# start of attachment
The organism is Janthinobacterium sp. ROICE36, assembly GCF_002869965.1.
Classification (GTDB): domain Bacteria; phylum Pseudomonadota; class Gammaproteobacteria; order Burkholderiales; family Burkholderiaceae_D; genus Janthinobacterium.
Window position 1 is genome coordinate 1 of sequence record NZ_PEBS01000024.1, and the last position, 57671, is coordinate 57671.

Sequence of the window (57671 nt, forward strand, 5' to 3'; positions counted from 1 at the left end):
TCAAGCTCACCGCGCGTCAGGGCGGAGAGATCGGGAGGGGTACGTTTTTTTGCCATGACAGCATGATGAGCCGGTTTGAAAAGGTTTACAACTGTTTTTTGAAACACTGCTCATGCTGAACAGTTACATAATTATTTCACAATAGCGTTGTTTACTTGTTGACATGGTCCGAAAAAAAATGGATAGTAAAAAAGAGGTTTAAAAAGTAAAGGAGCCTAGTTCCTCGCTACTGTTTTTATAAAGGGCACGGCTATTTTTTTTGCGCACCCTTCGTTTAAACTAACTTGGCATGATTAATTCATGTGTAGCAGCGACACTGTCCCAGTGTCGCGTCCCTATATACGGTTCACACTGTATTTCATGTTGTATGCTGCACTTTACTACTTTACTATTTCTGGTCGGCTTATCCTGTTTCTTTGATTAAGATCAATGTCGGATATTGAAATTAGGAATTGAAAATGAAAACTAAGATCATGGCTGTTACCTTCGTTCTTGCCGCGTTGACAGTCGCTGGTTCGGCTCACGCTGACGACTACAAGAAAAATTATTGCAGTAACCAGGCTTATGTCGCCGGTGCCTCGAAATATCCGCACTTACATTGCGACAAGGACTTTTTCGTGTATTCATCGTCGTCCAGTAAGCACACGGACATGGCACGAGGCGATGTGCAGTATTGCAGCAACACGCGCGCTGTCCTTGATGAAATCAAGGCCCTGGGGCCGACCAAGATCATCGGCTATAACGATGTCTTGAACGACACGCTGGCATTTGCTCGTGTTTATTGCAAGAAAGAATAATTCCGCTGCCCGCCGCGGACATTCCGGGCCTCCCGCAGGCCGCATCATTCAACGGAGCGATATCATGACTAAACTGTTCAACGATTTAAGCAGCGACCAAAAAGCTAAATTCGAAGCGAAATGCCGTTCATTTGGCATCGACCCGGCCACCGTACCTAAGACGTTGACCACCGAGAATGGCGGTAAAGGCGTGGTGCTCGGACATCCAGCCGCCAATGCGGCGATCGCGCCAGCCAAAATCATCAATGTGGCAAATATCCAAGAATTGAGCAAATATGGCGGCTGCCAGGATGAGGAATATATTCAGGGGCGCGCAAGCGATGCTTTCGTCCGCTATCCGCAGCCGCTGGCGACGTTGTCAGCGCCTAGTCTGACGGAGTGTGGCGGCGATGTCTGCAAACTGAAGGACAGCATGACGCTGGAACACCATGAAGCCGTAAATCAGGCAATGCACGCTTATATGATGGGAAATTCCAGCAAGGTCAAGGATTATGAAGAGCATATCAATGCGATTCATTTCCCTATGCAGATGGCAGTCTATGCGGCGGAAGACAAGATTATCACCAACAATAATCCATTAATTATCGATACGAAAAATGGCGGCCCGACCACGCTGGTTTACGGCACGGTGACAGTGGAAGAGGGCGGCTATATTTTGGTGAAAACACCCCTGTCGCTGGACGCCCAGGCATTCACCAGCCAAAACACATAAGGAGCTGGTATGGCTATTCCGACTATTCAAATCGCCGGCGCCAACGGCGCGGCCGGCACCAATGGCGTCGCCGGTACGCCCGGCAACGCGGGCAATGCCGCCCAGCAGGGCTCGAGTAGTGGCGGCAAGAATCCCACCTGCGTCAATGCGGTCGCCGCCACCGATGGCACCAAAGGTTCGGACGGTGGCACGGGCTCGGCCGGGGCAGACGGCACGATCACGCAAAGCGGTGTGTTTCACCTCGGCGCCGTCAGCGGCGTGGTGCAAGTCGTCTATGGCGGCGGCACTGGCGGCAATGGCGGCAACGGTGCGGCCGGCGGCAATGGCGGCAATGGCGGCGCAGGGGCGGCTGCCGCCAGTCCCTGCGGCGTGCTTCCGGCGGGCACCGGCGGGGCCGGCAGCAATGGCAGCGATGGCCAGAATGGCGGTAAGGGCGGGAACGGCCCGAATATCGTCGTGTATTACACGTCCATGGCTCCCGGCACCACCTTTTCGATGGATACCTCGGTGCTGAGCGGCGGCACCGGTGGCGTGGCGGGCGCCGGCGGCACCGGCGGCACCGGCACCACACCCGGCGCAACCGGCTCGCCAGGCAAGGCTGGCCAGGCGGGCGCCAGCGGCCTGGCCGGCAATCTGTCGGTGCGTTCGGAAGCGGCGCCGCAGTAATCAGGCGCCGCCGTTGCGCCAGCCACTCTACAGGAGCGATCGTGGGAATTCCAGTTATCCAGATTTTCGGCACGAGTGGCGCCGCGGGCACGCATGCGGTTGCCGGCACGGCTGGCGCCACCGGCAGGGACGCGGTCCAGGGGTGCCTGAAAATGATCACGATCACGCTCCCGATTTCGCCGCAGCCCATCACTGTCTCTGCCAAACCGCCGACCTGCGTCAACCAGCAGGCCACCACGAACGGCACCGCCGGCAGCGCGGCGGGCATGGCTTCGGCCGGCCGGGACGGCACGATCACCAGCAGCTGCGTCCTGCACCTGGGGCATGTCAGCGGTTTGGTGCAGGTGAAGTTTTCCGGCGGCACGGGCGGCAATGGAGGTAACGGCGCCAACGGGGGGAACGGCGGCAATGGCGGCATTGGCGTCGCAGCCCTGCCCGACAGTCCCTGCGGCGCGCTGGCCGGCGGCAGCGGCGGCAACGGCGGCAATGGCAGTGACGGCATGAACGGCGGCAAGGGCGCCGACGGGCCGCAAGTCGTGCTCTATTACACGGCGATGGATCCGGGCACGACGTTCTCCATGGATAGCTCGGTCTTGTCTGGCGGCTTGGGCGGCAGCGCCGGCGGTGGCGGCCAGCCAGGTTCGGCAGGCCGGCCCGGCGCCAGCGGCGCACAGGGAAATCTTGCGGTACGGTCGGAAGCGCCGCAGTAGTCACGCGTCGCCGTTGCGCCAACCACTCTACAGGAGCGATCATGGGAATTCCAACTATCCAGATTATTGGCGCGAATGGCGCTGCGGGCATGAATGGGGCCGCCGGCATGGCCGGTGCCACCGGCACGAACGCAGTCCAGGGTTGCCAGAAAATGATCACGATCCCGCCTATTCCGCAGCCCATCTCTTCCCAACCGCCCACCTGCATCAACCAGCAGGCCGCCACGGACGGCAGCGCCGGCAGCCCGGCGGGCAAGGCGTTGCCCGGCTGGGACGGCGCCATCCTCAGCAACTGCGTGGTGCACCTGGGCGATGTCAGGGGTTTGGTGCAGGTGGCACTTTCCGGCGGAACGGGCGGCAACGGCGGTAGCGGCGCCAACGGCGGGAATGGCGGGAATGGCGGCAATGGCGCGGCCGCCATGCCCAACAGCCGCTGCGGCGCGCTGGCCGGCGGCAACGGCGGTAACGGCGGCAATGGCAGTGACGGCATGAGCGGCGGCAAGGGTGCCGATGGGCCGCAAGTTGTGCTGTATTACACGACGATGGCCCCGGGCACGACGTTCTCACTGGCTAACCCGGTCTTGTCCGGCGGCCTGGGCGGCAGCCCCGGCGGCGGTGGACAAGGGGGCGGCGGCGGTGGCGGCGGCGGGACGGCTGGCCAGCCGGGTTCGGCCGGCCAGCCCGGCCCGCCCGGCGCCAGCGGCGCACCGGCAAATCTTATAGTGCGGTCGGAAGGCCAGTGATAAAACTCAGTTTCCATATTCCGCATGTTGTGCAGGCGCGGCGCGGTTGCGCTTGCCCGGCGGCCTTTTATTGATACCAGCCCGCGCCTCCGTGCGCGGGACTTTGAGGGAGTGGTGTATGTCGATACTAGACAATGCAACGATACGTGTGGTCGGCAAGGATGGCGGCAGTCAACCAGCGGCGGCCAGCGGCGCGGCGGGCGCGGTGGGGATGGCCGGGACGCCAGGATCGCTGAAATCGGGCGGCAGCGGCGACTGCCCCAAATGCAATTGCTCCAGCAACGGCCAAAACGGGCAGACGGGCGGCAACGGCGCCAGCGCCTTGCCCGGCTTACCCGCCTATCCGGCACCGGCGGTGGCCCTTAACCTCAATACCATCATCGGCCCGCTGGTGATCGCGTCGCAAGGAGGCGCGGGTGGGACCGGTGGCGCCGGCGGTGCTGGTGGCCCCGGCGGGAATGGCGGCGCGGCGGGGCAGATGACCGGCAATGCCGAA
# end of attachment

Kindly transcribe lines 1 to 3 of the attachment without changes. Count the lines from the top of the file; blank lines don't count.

The organism is Janthinobacterium sp. ROICE36, assembly GCF_002869965.1.
Classification (GTDB): domain Bacteria; phylum Pseudomonadota; class Gammaproteobacteria; order Burkholderiales; family Burkholderiaceae_D; genus Janthinobacterium.
Window position 1 is genome coordinate 1 of sequence record NZ_PEBS01000024.1, and the last position, 57671, is coordinate 57671.